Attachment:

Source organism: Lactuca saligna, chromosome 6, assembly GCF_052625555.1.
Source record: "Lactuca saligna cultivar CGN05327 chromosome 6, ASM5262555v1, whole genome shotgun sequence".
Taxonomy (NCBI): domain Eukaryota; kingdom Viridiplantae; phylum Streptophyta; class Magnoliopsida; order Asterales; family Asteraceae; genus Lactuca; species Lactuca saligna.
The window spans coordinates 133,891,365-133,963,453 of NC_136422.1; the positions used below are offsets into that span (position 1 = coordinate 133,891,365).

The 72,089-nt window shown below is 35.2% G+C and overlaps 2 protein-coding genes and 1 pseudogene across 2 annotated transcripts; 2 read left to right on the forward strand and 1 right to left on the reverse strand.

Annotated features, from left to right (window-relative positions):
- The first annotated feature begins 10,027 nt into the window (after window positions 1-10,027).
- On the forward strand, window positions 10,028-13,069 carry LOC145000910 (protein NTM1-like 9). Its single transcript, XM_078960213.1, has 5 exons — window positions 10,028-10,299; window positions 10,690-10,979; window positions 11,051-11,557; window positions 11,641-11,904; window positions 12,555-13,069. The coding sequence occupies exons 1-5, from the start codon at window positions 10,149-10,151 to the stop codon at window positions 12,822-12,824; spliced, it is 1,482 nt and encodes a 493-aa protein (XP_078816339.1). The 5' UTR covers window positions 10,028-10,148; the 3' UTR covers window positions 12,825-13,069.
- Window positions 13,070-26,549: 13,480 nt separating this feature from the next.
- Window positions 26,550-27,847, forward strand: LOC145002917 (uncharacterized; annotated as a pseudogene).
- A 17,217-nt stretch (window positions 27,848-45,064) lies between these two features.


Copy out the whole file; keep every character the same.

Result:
Source organism: Lactuca saligna, chromosome 6, assembly GCF_052625555.1.
Source record: "Lactuca saligna cultivar CGN05327 chromosome 6, ASM5262555v1, whole genome shotgun sequence".
Taxonomy (NCBI): domain Eukaryota; kingdom Viridiplantae; phylum Streptophyta; class Magnoliopsida; order Asterales; family Asteraceae; genus Lactuca; species Lactuca saligna.
The window spans coordinates 133,891,365-133,963,453 of NC_136422.1; the positions used below are offsets into that span (position 1 = coordinate 133,891,365).

The 72,089-nt window shown below is 35.2% G+C and overlaps 2 protein-coding genes and 1 pseudogene across 2 annotated transcripts; 2 read left to right on the forward strand and 1 right to left on the reverse strand.

Annotated features, from left to right (window-relative positions):
- The first annotated feature begins 10,027 nt into the window (after window positions 1-10,027).
- On the forward strand, window positions 10,028-13,069 carry LOC145000910 (protein NTM1-like 9). Its single transcript, XM_078960213.1, has 5 exons — window positions 10,028-10,299; window positions 10,690-10,979; window positions 11,051-11,557; window positions 11,641-11,904; window positions 12,555-13,069. The coding sequence occupies exons 1-5, from the start codon at window positions 10,149-10,151 to the stop codon at window positions 12,822-12,824; spliced, it is 1,482 nt and encodes a 493-aa protein (XP_078816339.1). The 5' UTR covers window positions 10,028-10,148; the 3' UTR covers window positions 12,825-13,069.
- Window positions 13,070-26,549: 13,480 nt separating this feature from the next.
- Window positions 26,550-27,847, forward strand: LOC145002917 (uncharacterized; annotated as a pseudogene).
- A 17,217-nt stretch (window positions 27,848-45,064) lies between these two features.